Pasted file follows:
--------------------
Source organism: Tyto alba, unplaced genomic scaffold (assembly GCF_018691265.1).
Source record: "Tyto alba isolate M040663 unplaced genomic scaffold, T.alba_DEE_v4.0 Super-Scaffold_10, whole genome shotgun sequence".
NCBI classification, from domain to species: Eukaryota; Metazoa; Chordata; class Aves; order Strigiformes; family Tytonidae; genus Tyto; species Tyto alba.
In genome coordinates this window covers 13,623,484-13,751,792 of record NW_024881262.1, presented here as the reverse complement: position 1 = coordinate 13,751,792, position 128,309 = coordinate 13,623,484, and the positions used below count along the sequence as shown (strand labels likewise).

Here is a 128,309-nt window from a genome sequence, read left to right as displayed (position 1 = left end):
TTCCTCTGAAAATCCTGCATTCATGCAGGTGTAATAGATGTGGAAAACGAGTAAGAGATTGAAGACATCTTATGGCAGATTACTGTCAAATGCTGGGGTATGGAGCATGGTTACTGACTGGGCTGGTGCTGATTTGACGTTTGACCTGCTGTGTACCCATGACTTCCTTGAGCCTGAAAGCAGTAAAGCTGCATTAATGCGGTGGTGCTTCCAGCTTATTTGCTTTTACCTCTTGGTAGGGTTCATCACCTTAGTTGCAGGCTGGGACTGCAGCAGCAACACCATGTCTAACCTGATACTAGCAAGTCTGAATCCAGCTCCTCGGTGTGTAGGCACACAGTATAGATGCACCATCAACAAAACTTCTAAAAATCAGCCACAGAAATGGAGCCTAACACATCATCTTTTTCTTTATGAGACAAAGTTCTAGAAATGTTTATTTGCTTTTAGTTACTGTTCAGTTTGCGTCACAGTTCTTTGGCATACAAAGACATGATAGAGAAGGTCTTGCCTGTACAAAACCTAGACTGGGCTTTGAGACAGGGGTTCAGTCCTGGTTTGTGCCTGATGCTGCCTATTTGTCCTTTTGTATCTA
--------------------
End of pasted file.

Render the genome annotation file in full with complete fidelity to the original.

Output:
Source organism: Tyto alba, unplaced genomic scaffold (assembly GCF_018691265.1).
Source record: "Tyto alba isolate M040663 unplaced genomic scaffold, T.alba_DEE_v4.0 Super-Scaffold_10, whole genome shotgun sequence".
NCBI classification, from domain to species: Eukaryota; Metazoa; Chordata; class Aves; order Strigiformes; family Tytonidae; genus Tyto; species Tyto alba.
In genome coordinates this window covers 13,623,484-13,751,792 of record NW_024881262.1, presented here as the reverse complement: position 1 = coordinate 13,751,792, position 128,309 = coordinate 13,623,484, and the positions used below count along the sequence as shown (strand labels likewise).

Here is a 128,309-nt window from a genome sequence, read left to right as displayed (position 1 = left end):
TTCCTCTGAAAATCCTGCATTCATGCAGGTGTAATAGATGTGGAAAACGAGTAAGAGATTGAAGACATCTTATGGCAGATTACTGTCAAATGCTGGGGTATGGAGCATGGTTACTGACTGGGCTGGTGCTGATTTGACGTTTGACCTGCTGTGTACCCATGACTTCCTTGAGCCTGAAAGCAGTAAAGCTGCATTAATGCGGTGGTGCTTCCAGCTTATTTGCTTTTACCTCTTGGTAGGGTTCATCACCTTAGTTGCAGGCTGGGACTGCAGCAGCAACACCATGTCTAACCTGATACTAGCAAGTCTGAATCCAGCTCCTCGGTGTGTAGGCACACAGTATAGATGCACCATCAACAAAACTTCTAAAAATCAGCCACAGAAATGGAGCCTAACACATCATCTTTTTCTTTATGAGACAAAGTTCTAGAAATGTTTATTTGCTTTTAGTTACTGTTCAGTTTGCGTCACAGTTCTTTGGCATACAAAGACATGATAGAGAAGGTCTTGCCTGTACAAAACCTAGACTGGGCTTTGAGACAGGGGTTCAGTCCTGGTTTGTGCCTGATGCTGCCTATTTGTCCTTTTGTATCTA